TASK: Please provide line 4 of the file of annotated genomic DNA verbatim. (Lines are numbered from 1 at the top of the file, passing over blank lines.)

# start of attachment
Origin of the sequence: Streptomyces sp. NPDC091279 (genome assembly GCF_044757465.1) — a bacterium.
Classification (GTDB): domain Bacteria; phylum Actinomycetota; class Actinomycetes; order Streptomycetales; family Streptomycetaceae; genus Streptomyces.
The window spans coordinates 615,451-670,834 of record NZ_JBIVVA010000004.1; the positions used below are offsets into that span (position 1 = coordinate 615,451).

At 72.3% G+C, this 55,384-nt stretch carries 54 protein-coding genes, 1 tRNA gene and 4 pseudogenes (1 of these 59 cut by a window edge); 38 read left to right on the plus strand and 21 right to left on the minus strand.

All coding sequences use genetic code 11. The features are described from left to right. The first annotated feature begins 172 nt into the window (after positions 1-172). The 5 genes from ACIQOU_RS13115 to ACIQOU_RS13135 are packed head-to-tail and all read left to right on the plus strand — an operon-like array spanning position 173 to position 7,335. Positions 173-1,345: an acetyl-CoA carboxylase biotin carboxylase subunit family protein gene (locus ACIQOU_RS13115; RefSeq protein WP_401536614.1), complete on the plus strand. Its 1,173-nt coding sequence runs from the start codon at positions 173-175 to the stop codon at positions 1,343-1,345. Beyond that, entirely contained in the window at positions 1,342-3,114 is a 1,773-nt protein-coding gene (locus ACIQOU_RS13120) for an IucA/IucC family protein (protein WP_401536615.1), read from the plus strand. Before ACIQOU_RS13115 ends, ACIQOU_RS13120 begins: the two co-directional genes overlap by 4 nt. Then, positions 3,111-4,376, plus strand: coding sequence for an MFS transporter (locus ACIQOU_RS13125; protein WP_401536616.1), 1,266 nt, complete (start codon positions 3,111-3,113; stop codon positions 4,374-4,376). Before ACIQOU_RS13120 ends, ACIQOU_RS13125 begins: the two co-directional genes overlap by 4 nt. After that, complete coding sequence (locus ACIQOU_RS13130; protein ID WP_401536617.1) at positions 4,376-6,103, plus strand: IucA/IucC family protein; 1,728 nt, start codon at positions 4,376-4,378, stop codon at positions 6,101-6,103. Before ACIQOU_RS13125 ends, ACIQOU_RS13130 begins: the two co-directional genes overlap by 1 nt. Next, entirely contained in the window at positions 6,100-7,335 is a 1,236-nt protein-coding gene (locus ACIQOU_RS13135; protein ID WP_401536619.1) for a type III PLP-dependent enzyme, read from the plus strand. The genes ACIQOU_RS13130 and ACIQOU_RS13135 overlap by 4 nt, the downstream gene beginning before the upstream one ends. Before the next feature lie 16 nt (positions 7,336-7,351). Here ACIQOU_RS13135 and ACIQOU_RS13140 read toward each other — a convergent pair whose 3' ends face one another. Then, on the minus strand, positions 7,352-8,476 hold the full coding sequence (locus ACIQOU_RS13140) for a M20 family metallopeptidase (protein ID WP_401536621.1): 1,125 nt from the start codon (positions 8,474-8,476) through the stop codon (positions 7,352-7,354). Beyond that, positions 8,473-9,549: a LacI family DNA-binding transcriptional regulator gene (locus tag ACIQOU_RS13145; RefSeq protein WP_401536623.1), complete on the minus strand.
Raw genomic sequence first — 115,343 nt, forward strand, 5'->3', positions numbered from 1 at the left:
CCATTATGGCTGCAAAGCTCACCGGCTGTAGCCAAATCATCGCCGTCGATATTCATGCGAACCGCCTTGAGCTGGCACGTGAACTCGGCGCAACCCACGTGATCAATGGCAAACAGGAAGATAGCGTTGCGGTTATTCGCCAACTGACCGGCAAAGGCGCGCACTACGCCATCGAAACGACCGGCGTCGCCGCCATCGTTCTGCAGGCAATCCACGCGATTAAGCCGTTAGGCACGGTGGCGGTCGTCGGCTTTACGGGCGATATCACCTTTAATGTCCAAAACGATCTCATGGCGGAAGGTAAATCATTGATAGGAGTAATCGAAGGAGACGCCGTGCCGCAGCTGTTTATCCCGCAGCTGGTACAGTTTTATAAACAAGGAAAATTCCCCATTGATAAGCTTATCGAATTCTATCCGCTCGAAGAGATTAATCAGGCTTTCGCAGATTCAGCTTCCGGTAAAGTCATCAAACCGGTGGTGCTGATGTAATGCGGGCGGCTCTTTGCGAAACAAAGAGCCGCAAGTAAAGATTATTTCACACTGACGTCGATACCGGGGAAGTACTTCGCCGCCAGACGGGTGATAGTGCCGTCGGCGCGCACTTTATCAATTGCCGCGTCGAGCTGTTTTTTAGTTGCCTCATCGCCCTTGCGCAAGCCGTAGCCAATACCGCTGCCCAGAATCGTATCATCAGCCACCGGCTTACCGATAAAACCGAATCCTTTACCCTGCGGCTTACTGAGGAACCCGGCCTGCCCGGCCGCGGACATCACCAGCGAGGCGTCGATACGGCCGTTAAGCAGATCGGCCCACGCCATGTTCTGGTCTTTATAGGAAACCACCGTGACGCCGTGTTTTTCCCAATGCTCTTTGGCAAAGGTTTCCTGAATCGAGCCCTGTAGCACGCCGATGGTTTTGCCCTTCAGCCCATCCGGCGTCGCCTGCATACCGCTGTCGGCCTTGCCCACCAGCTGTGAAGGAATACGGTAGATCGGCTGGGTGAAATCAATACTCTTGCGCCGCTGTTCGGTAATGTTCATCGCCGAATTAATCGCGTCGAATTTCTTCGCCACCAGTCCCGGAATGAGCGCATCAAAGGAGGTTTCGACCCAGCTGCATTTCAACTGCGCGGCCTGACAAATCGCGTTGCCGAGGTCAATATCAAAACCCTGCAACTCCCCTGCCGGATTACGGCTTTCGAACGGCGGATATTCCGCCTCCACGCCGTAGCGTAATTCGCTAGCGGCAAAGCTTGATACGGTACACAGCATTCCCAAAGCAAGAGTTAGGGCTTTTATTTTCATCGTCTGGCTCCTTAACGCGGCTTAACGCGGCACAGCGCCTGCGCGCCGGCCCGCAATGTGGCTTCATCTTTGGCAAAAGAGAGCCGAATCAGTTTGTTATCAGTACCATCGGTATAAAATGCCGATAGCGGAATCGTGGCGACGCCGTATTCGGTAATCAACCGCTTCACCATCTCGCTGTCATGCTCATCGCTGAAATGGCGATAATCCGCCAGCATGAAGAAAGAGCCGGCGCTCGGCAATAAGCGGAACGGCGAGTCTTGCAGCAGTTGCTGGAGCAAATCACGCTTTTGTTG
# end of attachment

At 72.3% G+C, this 55,384-nt stretch carries 54 protein-coding genes, 1 tRNA gene and 4 pseudogenes (1 of these 59 cut by a window edge); 38 read left to right on the plus strand and 21 right to left on the minus strand.